I just discovered an excellent new source of information about TMJ pain and dysfunction. It’s a really great website called Be My Healer offered by a doctor of physical therapy, Sophie Xie.
She’s got a couple of posts about TMJ issues. (If you have other issues, please look around. I am impressed with the quality of her posts in terms of credible information, writing to a lay audience, and her images. You go, Dr. Sophie Xie!)
First, this article helps distinguish between types and causes of TMJ dysfunction. In short:
- Type 1 is arthrogenous TMJ, meaning the problem is related to the functioning of the bony temporomandibular joint. There are two causes: arthritis and disc displacement. She recommends the best treatments for each cause. (I can’t help with these, but exercises* can help. If you’re in Austin and have disc displacement, I can refer you to a couple of oral surgeons who are getting great results.)
- Type 2 is myogenous, meaning muscle-related. Causes include bruxism (clenching and/or grinding), muscle imbalance (such as forward head posture, chewing on the same side, playing the violin), and systemic influence causing muscle tension (such as chronic stress, fibromyalgia, PMS).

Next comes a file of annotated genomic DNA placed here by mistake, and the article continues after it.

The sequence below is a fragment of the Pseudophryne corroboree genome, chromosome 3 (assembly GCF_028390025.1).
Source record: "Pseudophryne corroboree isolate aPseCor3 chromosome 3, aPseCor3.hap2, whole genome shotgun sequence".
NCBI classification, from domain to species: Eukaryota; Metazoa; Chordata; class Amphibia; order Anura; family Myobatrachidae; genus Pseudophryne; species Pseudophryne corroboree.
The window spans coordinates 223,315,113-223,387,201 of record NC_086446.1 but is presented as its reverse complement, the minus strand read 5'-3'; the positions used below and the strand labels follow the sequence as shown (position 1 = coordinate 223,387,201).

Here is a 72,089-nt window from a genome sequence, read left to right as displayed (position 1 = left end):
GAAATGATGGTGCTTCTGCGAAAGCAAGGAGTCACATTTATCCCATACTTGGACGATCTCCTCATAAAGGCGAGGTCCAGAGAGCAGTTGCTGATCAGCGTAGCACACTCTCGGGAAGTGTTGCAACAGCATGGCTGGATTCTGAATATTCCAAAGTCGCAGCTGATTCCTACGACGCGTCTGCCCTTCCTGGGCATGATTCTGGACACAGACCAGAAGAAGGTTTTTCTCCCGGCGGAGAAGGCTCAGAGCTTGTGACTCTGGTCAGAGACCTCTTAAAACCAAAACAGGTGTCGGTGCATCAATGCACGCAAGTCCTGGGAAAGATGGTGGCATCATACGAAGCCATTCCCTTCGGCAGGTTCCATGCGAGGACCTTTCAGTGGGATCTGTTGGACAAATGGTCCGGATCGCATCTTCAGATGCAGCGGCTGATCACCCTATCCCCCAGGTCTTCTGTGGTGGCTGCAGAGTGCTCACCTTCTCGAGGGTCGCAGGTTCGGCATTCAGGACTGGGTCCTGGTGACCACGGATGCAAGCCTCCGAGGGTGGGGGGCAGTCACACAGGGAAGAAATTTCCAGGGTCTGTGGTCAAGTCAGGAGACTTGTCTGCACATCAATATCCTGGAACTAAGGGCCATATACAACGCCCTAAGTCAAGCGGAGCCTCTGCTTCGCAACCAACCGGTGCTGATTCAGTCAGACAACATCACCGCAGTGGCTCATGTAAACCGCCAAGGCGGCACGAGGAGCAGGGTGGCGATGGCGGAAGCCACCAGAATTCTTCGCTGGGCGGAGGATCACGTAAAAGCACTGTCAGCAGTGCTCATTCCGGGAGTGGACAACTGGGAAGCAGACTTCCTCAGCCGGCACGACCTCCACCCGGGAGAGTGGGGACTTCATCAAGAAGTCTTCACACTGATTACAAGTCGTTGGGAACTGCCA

Dr. Sophie Xie writes, “TMJ massage therapy can help by releasing the tense mastication muscle and provide pain and stress relief. However, you will need to call around to find a massage therapist who is specialized in intraoral release to receive the most targeted treatment.”
Here’s me raising my hand, signaling “Pick me!” I can help with all of the muscle-related types of TMD. I offer intra-oral work, help relieve forward-head posture, and help you relax from stress.
Again, exercises* can also help.
- Type 3 is idiopathic, referring to a single cause: trauma impacting the joint from accidents, injuries, dental treatments, even violent laughing or yawning.
Dr. Sophie Xie writes, “Post-traumatic TMJ pain is highly preventable. Early intervention such as physical therapy and massage therapy are excellent in preventing scar formation and muscle stiffness. Gentle and progressive jaw stretching and exercises* will build a strong muscle function to keep chronic and repetitive TMJ pain away.”
Again, I can help.
*In her post Say goodbye to TMJ pain with these 5 convenient jaw exercises, Dr. Sophie Xie describes and shows (with delightful illustrations) exercises to strengthen and balance your jaw muscles.
She writes, “Most people experience significant TMJ pain reduction with daily exercises after 5-6 weeks. You should experience even faster results if you are also combining TMJ massage therapy with a nightly mouth guard.”
Her website has a contact page if you want to work with her. (I believe she’s practicing in Washington state.)
If you are in Austin, Texas, I’m happy to help.